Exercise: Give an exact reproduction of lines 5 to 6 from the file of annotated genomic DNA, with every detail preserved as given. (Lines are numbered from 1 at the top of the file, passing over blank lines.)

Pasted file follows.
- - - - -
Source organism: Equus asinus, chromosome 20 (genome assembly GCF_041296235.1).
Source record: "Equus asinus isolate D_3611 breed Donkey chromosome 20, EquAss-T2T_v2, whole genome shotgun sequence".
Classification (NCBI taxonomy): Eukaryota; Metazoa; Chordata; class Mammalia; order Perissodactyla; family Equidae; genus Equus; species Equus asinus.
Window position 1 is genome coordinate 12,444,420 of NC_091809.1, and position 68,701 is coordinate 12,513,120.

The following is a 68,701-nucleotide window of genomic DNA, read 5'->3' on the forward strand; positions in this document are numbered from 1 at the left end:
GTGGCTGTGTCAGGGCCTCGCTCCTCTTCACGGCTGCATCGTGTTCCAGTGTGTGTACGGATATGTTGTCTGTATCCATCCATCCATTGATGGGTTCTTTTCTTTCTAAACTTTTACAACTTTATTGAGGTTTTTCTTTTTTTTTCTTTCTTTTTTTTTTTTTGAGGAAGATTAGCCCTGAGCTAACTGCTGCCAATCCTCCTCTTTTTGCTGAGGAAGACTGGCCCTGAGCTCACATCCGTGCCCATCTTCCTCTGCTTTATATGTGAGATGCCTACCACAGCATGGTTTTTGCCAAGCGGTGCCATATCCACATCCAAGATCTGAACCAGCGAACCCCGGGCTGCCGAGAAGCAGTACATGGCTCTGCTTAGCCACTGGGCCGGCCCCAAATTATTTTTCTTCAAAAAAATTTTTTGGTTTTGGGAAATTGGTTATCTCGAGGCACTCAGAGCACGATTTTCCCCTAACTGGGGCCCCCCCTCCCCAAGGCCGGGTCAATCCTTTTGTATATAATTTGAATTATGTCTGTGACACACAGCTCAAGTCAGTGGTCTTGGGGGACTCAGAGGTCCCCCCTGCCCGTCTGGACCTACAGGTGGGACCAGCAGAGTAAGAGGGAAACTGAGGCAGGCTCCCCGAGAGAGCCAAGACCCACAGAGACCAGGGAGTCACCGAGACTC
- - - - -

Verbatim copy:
The following is a 68,701-nucleotide window of genomic DNA, read 5'->3' on the forward strand; positions in this document are numbered from 1 at the left end:
GTGGCTGTGTCAGGGCCTCGCTCCTCTTCACGGCTGCATCGTGTTCCAGTGTGTGTACGGATATGTTGTCTGTATCCATCCATCCATTGATGGGTTCTTTTCTTTCTAAACTTTTACAACTTTATTGAGGTTTTTCTTTTTTTTTCTTTCTTTTTTTTTTTTTGAGGAAGATTAGCCCTGAGCTAACTGCTGCCAATCCTCCTCTTTTTGCTGAGGAAGACTGGCCCTGAGCTCACATCCGTGCCCATCTTCCTCTGCTTTATATGTGAGATGCCTACCACAGCATGGTTTTTGCCAAGCGGTGCCATATCCACATCCAAGATCTGAACCAGCGAACCCCGGGCTGCCGAGAAGCAGTACATGGCTCTGCTTAGCCACTGGGCCGGCCCCAAATTATTTTTCTTCAAAAAAATTTTTTGGTTTTGGGAAATTGGTTATCTCGAGGCACTCAGAGCACGATTTTCCCCTAACTGGGGCCCCCCCTCCCCAAGGCCGGGTCAATCCTTTTGTATATAATTTGAATTATGTCTGTGACACACAGCTCAAGTCAGTGGTCTTGGGGGACTCAGAGGTCCCCCCTGCCCGTCTGGACCTACAGGTGGGACCAGCAGAGTAAGAGGGAAACTGAGGCAGGCTCCCCGAGAGAGCCAAGACCCACAGAGACCAGGGAGTCACCGAGACTC